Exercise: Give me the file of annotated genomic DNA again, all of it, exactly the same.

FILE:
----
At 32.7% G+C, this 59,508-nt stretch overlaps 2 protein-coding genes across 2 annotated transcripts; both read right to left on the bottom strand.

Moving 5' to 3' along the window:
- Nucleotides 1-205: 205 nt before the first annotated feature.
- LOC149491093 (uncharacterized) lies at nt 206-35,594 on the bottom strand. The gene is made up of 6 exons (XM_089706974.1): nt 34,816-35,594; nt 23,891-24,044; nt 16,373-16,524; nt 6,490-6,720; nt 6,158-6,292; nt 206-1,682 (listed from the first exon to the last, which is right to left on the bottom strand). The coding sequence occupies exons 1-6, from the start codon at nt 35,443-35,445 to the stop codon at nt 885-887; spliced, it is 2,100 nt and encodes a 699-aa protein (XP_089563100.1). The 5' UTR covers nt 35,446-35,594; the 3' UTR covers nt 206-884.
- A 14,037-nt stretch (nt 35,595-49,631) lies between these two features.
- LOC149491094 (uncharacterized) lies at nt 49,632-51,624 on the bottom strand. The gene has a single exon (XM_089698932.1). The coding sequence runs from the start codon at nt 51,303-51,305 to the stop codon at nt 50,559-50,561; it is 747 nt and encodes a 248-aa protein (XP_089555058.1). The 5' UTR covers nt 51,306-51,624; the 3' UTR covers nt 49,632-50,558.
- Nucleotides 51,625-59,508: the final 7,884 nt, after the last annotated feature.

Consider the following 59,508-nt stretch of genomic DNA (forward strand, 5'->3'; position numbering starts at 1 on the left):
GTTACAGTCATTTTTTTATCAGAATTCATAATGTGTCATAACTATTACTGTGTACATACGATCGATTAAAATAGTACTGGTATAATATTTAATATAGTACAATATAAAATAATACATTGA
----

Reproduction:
At 32.7% G+C, this 59,508-nt stretch overlaps 2 protein-coding genes across 2 annotated transcripts; both read right to left on the bottom strand.

Moving 5' to 3' along the window:
- Nucleotides 1-205: 205 nt before the first annotated feature.
- LOC149491093 (uncharacterized) lies at nt 206-35,594 on the bottom strand. The gene is made up of 6 exons (XM_089706974.1): nt 34,816-35,594; nt 23,891-24,044; nt 16,373-16,524; nt 6,490-6,720; nt 6,158-6,292; nt 206-1,682 (listed from the first exon to the last, which is right to left on the bottom strand). The coding sequence occupies exons 1-6, from the start codon at nt 35,443-35,445 to the stop codon at nt 885-887; spliced, it is 2,100 nt and encodes a 699-aa protein (XP_089563100.1). The 5' UTR covers nt 35,446-35,594; the 3' UTR covers nt 206-884.
- A 14,037-nt stretch (nt 35,595-49,631) lies between these two features.
- LOC149491094 (uncharacterized) lies at nt 49,632-51,624 on the bottom strand. The gene has a single exon (XM_089698932.1). The coding sequence runs from the start codon at nt 51,303-51,305 to the stop codon at nt 50,559-50,561; it is 747 nt and encodes a 248-aa protein (XP_089555058.1). The 5' UTR covers nt 51,306-51,624; the 3' UTR covers nt 49,632-50,558.
- Nucleotides 51,625-59,508: the final 7,884 nt, after the last annotated feature.

Consider the following 59,508-nt stretch of genomic DNA (forward strand, 5'->3'; position numbering starts at 1 on the left):
GTTACAGTCATTTTTTTATCAGAATTCATAATGTGTCATAACTATTACTGTGTACATACGATCGATTAAAATAGTACTGGTATAATATTTAATATAGTACAATATAAAATAATACATTGA